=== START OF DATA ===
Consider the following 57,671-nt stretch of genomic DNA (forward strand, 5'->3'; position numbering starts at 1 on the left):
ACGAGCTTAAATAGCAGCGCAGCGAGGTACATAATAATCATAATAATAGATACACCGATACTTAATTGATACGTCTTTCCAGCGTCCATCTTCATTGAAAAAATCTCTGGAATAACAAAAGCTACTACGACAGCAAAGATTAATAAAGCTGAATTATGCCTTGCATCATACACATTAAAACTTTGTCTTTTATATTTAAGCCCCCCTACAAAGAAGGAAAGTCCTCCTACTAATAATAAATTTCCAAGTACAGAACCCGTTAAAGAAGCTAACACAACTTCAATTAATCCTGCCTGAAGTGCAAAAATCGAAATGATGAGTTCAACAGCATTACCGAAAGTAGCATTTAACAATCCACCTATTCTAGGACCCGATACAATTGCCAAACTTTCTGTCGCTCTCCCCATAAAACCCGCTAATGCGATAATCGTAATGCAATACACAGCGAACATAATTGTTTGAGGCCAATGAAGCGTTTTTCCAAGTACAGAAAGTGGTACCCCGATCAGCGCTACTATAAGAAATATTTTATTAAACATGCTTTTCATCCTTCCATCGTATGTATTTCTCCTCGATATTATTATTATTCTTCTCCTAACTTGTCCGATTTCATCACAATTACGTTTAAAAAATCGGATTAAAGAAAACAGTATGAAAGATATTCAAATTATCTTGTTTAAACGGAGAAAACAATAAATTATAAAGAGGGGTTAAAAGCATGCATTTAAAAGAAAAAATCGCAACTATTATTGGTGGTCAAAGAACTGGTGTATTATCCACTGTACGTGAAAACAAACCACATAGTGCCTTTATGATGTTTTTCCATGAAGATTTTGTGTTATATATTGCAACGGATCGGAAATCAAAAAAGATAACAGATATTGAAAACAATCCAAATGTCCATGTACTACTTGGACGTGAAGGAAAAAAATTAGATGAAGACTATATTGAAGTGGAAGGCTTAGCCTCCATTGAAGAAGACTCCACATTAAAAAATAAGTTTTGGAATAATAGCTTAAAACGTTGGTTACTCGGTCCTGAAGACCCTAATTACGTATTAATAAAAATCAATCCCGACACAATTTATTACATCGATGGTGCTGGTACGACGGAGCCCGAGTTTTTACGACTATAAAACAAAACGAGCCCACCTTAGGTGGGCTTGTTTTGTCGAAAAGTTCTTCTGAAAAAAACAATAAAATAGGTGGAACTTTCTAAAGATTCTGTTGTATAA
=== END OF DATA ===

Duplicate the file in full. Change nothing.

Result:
Consider the following 57,671-nt stretch of genomic DNA (forward strand, 5'->3'; position numbering starts at 1 on the left):
ACGAGCTTAAATAGCAGCGCAGCGAGGTACATAATAATCATAATAATAGATACACCGATACTTAATTGATACGTCTTTCCAGCGTCCATCTTCATTGAAAAAATCTCTGGAATAACAAAAGCTACTACGACAGCAAAGATTAATAAAGCTGAATTATGCCTTGCATCATACACATTAAAACTTTGTCTTTTATATTTAAGCCCCCCTACAAAGAAGGAAAGTCCTCCTACTAATAATAAATTTCCAAGTACAGAACCCGTTAAAGAAGCTAACACAACTTCAATTAATCCTGCCTGAAGTGCAAAAATCGAAATGATGAGTTCAACAGCATTACCGAAAGTAGCATTTAACAATCCACCTATTCTAGGACCCGATACAATTGCCAAACTTTCTGTCGCTCTCCCCATAAAACCCGCTAATGCGATAATCGTAATGCAATACACAGCGAACATAATTGTTTGAGGCCAATGAAGCGTTTTTCCAAGTACAGAAAGTGGTACCCCGATCAGCGCTACTATAAGAAATATTTTATTAAACATGCTTTTCATCCTTCCATCGTATGTATTTCTCCTCGATATTATTATTATTCTTCTCCTAACTTGTCCGATTTCATCACAATTACGTTTAAAAAATCGGATTAAAGAAAACAGTATGAAAGATATTCAAATTATCTTGTTTAAACGGAGAAAACAATAAATTATAAAGAGGGGTTAAAAGCATGCATTTAAAAGAAAAAATCGCAACTATTATTGGTGGTCAAAGAACTGGTGTATTATCCACTGTACGTGAAAACAAACCACATAGTGCCTTTATGATGTTTTTCCATGAAGATTTTGTGTTATATATTGCAACGGATCGGAAATCAAAAAAGATAACAGATATTGAAAACAATCCAAATGTCCATGTACTACTTGGACGTGAAGGAAAAAAATTAGATGAAGACTATATTGAAGTGGAAGGCTTAGCCTCCATTGAAGAAGACTCCACATTAAAAAATAAGTTTTGGAATAATAGCTTAAAACGTTGGTTACTCGGTCCTGAAGACCCTAATTACGTATTAATAAAAATCAATCCCGACACAATTTATTACATCGATGGTGCTGGTACGACGGAGCCCGAGTTTTTACGACTATAAAACAAAACGAGCCCACCTTAGGTGGGCTTGTTTTGTCGAAAAGTTCTTCTGAAAAAAACAATAAAATAGGTGGAACTTTCTAAAGATTCTGTTGTATAA